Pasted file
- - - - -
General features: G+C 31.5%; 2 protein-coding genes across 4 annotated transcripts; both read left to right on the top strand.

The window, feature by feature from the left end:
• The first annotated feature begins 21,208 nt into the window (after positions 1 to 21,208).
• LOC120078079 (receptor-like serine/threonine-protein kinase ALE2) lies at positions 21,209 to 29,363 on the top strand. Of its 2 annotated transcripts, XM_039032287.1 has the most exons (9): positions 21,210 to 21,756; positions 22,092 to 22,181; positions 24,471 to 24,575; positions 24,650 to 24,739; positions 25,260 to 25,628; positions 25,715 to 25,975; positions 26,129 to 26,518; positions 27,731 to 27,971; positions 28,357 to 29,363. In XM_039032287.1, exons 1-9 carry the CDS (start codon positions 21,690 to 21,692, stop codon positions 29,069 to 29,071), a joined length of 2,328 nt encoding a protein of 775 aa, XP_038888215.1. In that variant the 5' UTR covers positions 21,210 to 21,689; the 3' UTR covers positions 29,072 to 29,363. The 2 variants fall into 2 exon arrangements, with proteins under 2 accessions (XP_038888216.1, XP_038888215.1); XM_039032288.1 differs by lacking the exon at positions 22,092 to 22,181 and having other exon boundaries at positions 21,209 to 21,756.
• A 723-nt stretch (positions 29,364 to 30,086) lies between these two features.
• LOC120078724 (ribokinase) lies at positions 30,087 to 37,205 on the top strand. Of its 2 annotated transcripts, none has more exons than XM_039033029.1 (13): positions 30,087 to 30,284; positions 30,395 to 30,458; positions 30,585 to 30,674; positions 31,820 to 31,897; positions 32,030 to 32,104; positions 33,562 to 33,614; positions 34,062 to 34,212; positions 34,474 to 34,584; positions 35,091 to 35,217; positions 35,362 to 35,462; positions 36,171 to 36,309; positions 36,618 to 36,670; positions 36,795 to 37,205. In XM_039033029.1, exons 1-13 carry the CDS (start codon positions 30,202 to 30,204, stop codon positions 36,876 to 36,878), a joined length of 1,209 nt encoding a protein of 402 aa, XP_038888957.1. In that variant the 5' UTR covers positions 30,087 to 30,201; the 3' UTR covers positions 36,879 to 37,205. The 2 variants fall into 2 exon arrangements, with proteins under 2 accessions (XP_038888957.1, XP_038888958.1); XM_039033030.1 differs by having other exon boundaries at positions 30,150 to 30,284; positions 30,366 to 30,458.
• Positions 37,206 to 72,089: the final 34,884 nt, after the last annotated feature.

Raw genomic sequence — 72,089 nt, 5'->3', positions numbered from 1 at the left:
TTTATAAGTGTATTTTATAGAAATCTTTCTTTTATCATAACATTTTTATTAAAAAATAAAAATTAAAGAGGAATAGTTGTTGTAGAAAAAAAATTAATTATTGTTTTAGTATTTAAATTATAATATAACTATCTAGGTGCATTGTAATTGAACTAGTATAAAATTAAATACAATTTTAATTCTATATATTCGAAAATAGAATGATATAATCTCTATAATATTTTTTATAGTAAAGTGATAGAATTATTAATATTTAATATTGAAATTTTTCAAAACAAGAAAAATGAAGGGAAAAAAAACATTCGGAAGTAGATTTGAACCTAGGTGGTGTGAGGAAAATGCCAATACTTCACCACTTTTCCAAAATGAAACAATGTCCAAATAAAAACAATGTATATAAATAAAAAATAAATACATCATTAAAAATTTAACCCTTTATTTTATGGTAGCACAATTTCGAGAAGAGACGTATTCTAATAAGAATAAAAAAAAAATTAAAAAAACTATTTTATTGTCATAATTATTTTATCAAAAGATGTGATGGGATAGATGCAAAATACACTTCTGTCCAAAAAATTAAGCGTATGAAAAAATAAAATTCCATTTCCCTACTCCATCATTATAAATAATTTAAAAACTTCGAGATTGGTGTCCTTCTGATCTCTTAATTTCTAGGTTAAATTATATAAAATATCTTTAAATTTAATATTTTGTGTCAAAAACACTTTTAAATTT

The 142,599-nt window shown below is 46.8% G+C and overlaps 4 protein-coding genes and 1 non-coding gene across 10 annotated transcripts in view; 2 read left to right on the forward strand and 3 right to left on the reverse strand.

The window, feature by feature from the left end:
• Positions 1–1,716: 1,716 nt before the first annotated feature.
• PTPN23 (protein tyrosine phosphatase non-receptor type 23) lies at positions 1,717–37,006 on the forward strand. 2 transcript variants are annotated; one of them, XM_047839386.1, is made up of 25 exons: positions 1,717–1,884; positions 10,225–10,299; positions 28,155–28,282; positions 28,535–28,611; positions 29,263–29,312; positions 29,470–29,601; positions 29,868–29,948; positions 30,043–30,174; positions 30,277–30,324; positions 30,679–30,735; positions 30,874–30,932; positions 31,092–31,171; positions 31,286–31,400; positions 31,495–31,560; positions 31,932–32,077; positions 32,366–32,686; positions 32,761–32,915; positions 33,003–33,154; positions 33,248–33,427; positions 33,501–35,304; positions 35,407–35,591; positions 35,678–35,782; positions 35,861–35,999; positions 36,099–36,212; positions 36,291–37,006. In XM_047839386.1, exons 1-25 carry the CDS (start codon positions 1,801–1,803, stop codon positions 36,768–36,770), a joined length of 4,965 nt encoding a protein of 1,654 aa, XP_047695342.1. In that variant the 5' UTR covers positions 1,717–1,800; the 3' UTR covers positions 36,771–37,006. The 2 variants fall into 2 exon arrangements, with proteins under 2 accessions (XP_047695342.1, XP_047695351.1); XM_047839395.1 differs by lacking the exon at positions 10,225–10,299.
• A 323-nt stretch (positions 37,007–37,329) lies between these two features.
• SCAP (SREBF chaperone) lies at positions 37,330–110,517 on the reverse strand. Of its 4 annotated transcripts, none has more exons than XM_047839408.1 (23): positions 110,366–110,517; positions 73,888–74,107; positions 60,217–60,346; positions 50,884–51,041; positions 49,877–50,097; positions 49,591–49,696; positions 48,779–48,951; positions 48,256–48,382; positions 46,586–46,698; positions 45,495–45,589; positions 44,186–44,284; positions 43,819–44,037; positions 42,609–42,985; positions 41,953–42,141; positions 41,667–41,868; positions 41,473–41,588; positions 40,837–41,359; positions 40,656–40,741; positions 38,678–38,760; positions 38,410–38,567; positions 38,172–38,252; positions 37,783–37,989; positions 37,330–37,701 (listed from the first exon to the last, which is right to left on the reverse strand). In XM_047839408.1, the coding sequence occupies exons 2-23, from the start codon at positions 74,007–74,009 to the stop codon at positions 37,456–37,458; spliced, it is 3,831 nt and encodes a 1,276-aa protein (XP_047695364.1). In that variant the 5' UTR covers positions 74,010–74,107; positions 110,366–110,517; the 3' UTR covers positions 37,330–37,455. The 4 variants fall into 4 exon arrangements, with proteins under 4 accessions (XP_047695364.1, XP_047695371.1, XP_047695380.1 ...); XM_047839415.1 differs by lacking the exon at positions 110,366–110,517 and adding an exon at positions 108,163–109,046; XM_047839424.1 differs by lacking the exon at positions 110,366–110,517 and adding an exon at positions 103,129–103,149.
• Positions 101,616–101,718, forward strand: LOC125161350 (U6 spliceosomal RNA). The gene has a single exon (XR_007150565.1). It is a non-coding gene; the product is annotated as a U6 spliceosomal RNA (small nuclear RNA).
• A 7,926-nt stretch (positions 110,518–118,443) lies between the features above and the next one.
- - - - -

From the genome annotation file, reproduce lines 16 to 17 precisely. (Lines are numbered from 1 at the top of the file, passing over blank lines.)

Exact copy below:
• Positions 101,616–101,718, forward strand: LOC125161350 (U6 spliceosomal RNA). The gene has a single exon (XR_007150565.1). It is a non-coding gene; the product is annotated as a U6 spliceosomal RNA (small nuclear RNA).
• A 7,926-nt stretch (positions 110,518–118,443) lies between the features above and the next one.